Wakahaguro spent the last three years of his career in the maegashira ranks, but he was beset by personal problems, including a gambling addiction. In 1965, heavily in debt, he was forced to retire in disgrace after being caught attempting to sell smuggled handguns to gangsters, which he had acquired in Los Angeles whilst on an overseas tour.[1] He was tried, convicted and given an 18 month suspended prison sentence.[1] A formal retirement ceremony was impossible in such circumstances so a private one was done quietly at a hotel in Miura city.

Death

Divorced from his wife and separated from his children, Wakahaguro spent his last years working at a sumo fan's restaurant in Okayama city. He died suddenly of a stroke at the age of 34.

Top division record

  • The Kyushu tournament was first held in 1957, and the Nagoya tournament in 1958.
Wakahaguro Tomoaki[2]
Year in sumo January
Hatsu basho, Tokyo
March
Haru basho, Osaka
May
Natsu basho, Tokyo
July
Nagoya basho, Nagoya
September
Aki basho, Tokyo
November
Kyūshū basho, Fukuoka
1955 x East Maegashira #19
7–8
 
West Maegashira #20
7–8
 
Not held West Maegashira #21
11–4
 
Not held
1956 East Maegashira #12
6–9
 
East Maegashira #15
12–3–PP
F
West Maegashira #2
8–7
Not held East Maegashira #1
9–6
T
Not held
1957 West Komusubi #1
6–9
 
East Maegashira #2
9–6
West Sekiwake #2
7–8
 
Not held West Komusubi #1
8–7
 
East Komusubi #1
9–6
O
1958 East Sekiwake #2
8–7
 
West Sekiwake #1
6–9
 
East Maegashira #1
6–9
 
West Maegashira #3
8–7
 
West Komusubi #1
9–6
 
West Sekiwake #1
5–10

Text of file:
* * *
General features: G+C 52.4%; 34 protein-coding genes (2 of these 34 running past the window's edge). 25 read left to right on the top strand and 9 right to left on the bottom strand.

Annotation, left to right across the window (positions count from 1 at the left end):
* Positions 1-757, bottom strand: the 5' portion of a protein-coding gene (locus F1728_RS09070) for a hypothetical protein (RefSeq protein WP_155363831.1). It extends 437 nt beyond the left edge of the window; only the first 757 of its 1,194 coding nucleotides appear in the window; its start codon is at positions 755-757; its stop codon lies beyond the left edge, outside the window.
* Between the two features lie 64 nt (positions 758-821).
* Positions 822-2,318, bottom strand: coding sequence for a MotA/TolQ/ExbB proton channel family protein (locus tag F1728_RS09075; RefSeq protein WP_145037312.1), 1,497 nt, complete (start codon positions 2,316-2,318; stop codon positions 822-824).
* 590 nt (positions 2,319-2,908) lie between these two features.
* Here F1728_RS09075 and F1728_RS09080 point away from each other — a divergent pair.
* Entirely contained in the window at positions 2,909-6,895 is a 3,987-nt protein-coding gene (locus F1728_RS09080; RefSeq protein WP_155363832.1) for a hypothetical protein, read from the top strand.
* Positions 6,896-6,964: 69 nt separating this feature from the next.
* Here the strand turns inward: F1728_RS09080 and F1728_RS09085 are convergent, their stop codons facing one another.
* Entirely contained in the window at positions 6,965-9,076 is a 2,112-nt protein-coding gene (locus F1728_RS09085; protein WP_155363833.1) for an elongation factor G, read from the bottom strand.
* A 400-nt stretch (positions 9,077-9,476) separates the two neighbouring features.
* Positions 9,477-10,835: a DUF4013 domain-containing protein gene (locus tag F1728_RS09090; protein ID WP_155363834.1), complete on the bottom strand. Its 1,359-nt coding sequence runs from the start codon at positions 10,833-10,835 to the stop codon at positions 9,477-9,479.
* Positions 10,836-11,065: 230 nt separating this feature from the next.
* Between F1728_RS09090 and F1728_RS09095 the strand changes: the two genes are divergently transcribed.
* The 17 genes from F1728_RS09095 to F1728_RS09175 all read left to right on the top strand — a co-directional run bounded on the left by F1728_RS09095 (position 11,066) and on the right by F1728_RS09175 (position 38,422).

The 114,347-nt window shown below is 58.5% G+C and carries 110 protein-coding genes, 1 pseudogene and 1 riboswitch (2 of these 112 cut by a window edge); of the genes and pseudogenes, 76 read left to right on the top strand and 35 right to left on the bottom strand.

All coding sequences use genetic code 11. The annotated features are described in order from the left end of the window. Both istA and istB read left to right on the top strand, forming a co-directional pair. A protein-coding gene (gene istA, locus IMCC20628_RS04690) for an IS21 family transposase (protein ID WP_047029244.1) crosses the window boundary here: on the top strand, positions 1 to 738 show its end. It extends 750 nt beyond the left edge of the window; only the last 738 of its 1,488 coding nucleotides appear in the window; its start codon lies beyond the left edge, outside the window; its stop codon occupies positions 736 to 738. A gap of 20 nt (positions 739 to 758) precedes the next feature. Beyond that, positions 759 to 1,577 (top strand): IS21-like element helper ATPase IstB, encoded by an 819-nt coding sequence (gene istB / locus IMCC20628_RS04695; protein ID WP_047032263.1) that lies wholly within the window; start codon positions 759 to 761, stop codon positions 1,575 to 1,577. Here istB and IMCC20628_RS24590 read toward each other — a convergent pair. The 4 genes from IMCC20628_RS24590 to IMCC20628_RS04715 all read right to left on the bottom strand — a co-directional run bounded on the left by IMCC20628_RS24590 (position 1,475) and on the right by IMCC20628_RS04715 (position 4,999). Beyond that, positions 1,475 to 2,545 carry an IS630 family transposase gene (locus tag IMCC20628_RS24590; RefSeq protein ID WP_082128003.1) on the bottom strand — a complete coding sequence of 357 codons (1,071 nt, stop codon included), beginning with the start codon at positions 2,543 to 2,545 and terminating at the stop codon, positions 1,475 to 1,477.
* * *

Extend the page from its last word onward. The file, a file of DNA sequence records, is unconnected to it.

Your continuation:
1959 West Maegashira #1
10–5
 
East Komusubi #1
10–5
 
East Sekiwake #1
7–8
 
West Komusubi #1
11–4
 
West Sekiwake #2
12–3
T
East Ōzeki #1
13–2
 
1960 East Ōzeki #1
7–8
 
West Ōzeki #1
8–7
 
West Ōzeki #1
10–5
 
East Ōzeki #1
7–8
 
East Ōzeki #2
8–7
 
West Ōzeki #1
12–3
 
1961 East Ōzeki #1
10–5
 
East Ōzeki #2
9–6
 
West Ōzeki #2
8–7
 
West Ōzeki #2
5–10
 
West Ōzeki #2
Sat out due to injury
0–0–15
East Ōzeki #2
5–10
 
1962 West Sekiwake #2
9–6
 
West Sekiwake #2
10–5
 
East Sekiwake #1
8–7
 
East Sekiwake #1
3–6–6
 
West Maegashira #6
4–11
 
West Maegashira #11
8–7
 
1963 West Maegashira #8
9–6
 
East Maegashira #2
6–9
 
West Maegashira #4
9–6
 
East Maegashira #1
2–13
 
West Maegashira #11
9–6
 
East Maegashira #5
6–9
 
1964 East Maegashira #8
7–8
 
East Maegashira #9
4–11
 
West Maegashira #14
8–7
 
East Maegashira #12
8–7
 
East Maegashira #9
8–7
 
West Maegashira #7
6–9
 
1965 East Maegashira #10
6–9
 
West Maegashira #13
Retired
0–0
Record given as win-loss-absent    Top Division Champion Retired Lower Divisions

Sanshō key: F=Fighting spirit; O=Outstanding performance; T=Technique     Also shown: =Kinboshi(s); P=Playoff(s)
Divisions: MakuuchiJūryōMakushitaSandanmeJonidanJonokuchi

Makuuchi ranks: YokozunaŌzekiSekiwakeKomusubiMaegashira

References

  1. ^ a b Adams, Andrew;Schilling, Mark (1985). Jesse: Sumo Superstar. Japan Times. ISBN 4-7890-0272-1. 
  2. ^ "Wakahaguro Tomoaki Rikishi Information". Sumo Reference. Retrieved 2007-09-17. 

See also